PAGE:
Three Female Farmers Who #MakeItHappen

To celebrate International Women’s Day on March 8, IFDC is launching a new blog series featuring the firsthand stories of three female farmers from Mali.

Smallholder farmers face many challenges, not the least of which are depletion of soils and limited access to inputs and profitable markets. Women farmers encounter even more barriers than these, including lack of land ownership and the inability to acquire loans. Women, though facing these hurdles, are a crucial piece in global agricultural development. It is our job to build foundations to make them strong entrepreneurs.

For International Women’s Day, IFDC celebrates women farmers because they make a difference. Empowering these women to grow more food – and sell it – could increase food availability for 150 million individuals. Their work, often unseen and unrecognized, brings the hope of change and prosperity for millions. Facing the task of increasing global nutrition, female farming entrepreneurs can #MakeItHappen. IFDC is committed to building a foundation for them.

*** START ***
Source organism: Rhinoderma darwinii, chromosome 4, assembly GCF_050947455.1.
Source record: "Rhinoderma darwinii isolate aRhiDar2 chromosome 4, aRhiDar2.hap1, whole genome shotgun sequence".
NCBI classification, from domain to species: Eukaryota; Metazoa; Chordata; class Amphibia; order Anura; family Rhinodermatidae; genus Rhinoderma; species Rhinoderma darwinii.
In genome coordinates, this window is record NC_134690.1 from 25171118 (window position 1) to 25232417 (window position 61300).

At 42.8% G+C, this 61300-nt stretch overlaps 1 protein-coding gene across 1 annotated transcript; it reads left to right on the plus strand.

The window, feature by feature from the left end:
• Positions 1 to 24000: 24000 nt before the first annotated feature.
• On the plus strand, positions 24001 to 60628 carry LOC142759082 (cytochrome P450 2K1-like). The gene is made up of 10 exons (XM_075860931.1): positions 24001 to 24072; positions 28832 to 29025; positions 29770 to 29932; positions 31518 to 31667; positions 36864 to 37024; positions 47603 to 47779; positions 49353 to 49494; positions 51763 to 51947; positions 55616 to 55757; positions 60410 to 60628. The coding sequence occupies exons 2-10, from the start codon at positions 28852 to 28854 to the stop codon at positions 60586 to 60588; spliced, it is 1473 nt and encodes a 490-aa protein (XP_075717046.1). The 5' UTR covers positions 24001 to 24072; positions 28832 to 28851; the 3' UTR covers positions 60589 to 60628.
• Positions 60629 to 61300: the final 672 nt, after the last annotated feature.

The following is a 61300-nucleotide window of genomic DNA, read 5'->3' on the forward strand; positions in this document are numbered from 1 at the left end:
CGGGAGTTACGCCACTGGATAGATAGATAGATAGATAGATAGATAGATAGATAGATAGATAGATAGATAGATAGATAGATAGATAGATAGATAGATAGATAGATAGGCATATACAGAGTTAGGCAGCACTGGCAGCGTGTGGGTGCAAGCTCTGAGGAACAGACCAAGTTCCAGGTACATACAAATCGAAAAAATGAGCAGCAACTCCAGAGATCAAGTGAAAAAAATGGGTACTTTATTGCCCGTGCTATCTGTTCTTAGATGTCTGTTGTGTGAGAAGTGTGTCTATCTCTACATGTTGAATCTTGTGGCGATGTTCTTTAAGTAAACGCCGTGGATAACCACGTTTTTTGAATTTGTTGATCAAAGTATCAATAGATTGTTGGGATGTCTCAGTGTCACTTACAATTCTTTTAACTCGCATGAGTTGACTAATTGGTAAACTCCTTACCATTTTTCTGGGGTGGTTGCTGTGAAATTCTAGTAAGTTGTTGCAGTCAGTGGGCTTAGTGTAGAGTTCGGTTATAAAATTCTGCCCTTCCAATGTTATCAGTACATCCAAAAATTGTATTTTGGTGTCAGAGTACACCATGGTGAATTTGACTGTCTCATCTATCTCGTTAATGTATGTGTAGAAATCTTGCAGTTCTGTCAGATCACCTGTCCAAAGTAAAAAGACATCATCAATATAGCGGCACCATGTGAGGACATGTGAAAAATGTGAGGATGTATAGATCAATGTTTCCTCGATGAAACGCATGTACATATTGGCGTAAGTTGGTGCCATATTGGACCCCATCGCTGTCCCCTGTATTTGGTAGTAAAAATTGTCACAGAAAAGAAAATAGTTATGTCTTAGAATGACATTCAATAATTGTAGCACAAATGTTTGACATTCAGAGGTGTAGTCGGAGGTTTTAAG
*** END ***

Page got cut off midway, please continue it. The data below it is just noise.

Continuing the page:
IFDC includes women farmers as a necessary part of local and global agricultural development. On average, women comprise nearly half of the world’s agricultural workforce. In Bangladesh, the Walmart Foundation Component of IFDC’s AAPI projecttargets 40,000 women for the use of improved fertilizer technology in their home gardens. These women will grow more vegetables, increasing nutrition in their homes and empowering them by raising their incomes. In Ghana, theFTF USAID ATT project works with women’s groups to help them grow more rice to give food security to their homes, communities and their nation.

These women entrepreneurs are making a difference. In the following weeks, Saly, Ténin and Kadia – three female farmers from Mali – will share their stories. Stay tuned with the hashtag #3WomenFarmers and share your stories of women who are making a difference in the food world with us @IFDCNews.

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